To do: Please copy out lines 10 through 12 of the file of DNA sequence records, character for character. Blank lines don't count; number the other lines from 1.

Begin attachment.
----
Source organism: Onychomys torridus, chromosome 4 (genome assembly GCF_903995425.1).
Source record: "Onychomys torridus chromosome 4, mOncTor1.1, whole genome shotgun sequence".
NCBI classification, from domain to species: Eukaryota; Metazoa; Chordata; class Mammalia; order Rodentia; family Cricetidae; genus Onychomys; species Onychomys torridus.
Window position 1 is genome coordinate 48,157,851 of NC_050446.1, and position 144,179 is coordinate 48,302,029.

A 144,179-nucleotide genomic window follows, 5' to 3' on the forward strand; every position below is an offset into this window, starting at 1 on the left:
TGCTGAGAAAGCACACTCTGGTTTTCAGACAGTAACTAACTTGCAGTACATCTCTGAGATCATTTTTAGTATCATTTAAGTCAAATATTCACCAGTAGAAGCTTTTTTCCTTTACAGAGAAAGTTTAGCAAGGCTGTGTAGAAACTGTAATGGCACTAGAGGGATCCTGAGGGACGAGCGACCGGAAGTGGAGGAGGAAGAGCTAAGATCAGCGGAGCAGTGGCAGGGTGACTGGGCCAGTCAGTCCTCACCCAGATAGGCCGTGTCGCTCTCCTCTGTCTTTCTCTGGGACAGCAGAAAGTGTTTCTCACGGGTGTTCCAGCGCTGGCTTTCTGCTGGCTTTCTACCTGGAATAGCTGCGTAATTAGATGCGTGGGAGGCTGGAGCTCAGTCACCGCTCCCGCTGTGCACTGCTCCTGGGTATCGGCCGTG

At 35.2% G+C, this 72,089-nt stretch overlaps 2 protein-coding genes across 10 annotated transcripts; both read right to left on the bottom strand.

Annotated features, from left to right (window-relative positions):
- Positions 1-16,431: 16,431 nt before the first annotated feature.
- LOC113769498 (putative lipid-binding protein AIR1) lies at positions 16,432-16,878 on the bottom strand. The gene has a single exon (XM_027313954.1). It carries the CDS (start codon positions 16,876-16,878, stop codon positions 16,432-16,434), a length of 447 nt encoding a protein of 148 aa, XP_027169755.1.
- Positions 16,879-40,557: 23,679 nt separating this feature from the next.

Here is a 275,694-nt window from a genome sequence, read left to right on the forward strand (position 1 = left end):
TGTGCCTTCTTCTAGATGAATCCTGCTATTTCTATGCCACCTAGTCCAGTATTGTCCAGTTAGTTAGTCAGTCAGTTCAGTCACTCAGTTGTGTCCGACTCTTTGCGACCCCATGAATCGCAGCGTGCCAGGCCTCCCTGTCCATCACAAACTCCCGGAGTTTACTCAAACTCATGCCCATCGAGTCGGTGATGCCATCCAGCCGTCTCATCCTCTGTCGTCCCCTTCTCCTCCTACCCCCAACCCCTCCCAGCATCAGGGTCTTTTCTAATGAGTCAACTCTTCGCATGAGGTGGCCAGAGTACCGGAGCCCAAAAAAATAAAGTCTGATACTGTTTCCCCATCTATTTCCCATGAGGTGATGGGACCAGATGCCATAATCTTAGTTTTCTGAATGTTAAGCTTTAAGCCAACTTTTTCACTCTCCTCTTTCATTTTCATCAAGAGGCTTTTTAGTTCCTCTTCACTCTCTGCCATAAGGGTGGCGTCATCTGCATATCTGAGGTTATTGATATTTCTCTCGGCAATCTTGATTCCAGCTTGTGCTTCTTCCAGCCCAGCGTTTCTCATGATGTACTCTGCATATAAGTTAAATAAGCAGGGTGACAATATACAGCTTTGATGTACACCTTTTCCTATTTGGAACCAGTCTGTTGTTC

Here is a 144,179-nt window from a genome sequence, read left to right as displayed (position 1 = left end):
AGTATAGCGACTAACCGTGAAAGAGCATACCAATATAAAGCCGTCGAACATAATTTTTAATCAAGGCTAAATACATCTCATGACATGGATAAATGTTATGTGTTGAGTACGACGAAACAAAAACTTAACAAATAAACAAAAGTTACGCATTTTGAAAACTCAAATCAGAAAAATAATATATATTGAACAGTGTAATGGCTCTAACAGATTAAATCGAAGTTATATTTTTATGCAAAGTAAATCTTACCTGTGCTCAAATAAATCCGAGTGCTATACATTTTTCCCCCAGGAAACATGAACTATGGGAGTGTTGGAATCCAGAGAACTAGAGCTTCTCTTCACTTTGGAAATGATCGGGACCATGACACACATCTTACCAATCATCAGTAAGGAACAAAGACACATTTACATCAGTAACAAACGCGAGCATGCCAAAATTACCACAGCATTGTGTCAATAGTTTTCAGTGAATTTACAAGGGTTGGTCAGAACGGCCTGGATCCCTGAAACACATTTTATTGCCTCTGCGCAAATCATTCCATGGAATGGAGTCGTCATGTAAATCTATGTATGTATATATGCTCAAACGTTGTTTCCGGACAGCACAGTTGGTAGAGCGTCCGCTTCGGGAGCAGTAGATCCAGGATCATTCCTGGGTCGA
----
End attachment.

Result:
- LOC113769498 (putative lipid-binding protein AIR1) lies at positions 16,432-16,878 on the bottom strand. The gene has a single exon (XM_027313954.1). It carries the CDS (start codon positions 16,876-16,878, stop codon positions 16,432-16,434), a length of 447 nt encoding a protein of 148 aa, XP_027169755.1.
- Positions 16,879-40,557: 23,679 nt separating this feature from the next.

Here is a 275,694-nt window from a genome sequence, read left to right on the forward strand (position 1 = left end):